It’s a two-layer vanilla cake with chocolate buttercream filling and is decorated with vanilla buttercream. I used Smarties, mini gingerbread man cookies, silver dragrees, and snowflake and star quins as tree “ornaments.” The star on top is actually a mini gingerbread cookie that I covered in gold buttercream. I added a few yellow star quins as an afterthought because the icing made the star look too lumpy.
And here is the link to see my gallery of my Christmas tree and festive living room decorations. Before you go and watch the slideshow, I want to draw your attention to one thing in particular:
It's my Chip and Dale ornament that I bought in Walt Disney World when I was there last December. When I was little, I loved the Disney Christmas cartoon where Pluto chases Chip and Dale around Mickey's living room as Mickey is busy decorating for the holidays. The two chipmunks get into the Christmas tree and walk awestruck around the branches amidst the bright lights and shiny bulbs, admiring the colourful view. I can still vividly remember watching that and longingly wishing to be small enough to walk around inside the branches of a lit Chrsitmas tree. I'd give anything to be able to walk around inside my tree this year, which, in addition to all of my sparkly, funky, and sentimental decorations from Ye Olden Tymes, looks especially pretty with the new "How the Grinch Stole Christmas" tree skirt that my mother made for me.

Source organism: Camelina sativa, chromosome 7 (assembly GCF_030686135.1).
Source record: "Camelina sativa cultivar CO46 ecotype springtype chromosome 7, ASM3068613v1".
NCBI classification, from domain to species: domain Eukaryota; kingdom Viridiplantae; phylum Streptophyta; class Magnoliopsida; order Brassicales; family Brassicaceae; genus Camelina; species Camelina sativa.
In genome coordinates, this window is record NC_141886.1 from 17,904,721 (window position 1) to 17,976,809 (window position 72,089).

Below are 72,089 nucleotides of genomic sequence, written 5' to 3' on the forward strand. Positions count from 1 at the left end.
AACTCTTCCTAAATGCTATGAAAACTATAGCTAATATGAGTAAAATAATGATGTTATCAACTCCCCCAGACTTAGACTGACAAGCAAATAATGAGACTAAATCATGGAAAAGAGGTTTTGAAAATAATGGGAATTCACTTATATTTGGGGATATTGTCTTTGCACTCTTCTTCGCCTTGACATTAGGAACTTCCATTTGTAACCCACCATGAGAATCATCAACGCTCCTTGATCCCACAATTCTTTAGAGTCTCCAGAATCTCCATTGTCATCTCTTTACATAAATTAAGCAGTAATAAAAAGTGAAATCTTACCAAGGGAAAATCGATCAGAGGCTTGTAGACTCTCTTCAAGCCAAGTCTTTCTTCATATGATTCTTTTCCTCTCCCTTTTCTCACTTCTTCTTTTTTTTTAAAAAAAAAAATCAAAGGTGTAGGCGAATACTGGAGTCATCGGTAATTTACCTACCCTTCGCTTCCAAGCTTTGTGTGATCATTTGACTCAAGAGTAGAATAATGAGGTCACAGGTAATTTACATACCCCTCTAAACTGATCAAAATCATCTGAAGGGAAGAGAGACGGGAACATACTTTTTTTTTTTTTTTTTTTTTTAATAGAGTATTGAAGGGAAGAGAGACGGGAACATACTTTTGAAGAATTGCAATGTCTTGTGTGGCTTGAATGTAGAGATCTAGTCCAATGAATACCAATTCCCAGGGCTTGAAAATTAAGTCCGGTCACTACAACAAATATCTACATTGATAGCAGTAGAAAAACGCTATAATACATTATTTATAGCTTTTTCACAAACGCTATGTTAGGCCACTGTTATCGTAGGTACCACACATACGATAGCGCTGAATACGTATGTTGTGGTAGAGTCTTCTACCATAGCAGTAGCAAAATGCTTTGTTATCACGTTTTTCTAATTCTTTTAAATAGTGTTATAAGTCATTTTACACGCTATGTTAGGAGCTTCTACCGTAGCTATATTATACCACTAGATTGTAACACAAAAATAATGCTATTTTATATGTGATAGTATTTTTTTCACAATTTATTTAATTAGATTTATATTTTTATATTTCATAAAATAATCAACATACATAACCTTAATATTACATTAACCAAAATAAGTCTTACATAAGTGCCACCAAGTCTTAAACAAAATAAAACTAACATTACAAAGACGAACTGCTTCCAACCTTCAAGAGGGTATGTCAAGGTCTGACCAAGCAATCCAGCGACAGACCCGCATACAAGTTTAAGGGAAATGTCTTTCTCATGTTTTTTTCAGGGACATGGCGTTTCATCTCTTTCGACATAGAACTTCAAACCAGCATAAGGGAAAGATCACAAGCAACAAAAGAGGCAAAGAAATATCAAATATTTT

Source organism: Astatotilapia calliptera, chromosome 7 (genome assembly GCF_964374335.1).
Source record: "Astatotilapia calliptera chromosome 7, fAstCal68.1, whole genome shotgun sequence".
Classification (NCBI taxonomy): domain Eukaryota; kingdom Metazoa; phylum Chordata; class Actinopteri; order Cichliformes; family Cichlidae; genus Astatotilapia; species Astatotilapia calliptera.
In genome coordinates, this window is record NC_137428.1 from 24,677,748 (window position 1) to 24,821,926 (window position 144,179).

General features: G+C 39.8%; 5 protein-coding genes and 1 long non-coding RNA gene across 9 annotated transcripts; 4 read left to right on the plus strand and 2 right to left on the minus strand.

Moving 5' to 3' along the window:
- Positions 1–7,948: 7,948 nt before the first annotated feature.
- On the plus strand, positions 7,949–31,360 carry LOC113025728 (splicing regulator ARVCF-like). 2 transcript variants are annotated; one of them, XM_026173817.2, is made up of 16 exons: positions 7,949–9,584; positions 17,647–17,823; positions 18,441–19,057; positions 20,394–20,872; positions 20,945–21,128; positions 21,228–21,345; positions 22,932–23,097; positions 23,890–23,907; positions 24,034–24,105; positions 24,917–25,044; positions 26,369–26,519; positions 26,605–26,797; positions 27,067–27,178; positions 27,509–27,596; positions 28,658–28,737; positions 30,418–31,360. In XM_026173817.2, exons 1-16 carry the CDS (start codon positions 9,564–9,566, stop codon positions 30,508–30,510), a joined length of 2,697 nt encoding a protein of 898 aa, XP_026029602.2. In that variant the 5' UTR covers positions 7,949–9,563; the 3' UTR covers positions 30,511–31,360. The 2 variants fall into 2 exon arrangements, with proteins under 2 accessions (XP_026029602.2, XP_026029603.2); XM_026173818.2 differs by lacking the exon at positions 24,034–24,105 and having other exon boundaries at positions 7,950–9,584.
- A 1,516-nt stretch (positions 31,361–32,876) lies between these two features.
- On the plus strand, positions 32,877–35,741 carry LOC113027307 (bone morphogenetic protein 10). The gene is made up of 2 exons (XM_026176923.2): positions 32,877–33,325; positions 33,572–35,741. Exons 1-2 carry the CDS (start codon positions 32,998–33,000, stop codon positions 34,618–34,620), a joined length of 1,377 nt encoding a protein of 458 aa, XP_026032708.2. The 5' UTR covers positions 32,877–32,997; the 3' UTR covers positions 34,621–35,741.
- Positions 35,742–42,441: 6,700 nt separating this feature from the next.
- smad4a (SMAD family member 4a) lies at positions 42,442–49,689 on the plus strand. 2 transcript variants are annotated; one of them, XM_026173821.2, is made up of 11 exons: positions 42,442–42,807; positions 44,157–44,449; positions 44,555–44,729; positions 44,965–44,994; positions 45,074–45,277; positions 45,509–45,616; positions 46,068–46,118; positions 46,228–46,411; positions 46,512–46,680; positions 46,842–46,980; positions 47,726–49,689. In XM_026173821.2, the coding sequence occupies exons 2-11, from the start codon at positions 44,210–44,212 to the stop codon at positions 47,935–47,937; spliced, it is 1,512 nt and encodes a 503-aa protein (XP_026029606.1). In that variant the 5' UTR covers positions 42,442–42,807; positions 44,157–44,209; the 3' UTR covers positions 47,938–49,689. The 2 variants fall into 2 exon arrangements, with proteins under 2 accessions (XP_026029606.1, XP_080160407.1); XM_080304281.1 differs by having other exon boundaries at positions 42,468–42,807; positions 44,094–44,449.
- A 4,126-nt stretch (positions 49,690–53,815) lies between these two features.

I am nearing the end of my 2011 holiday treat and gift making/packaging frenzy. If you’re feeling exhausted just reading about the amount of things I’ve made this year, you’re not alone. The thing is, I enjoy making things so much that it doesn’t feel like work while I’m engrossed in it. It’s not until after I'm finished when I am completely wiped out that I realize how much work I put into everything. But the results are worth it.
Now I only have one cake left to make for Christmas Eve dinner and then I am imposing a moratorium on baking for at least a month. Actually, I sort of already promised someone a St. Patrick’s Day cake. Do you think I can hold off until March? Yeah, me neither.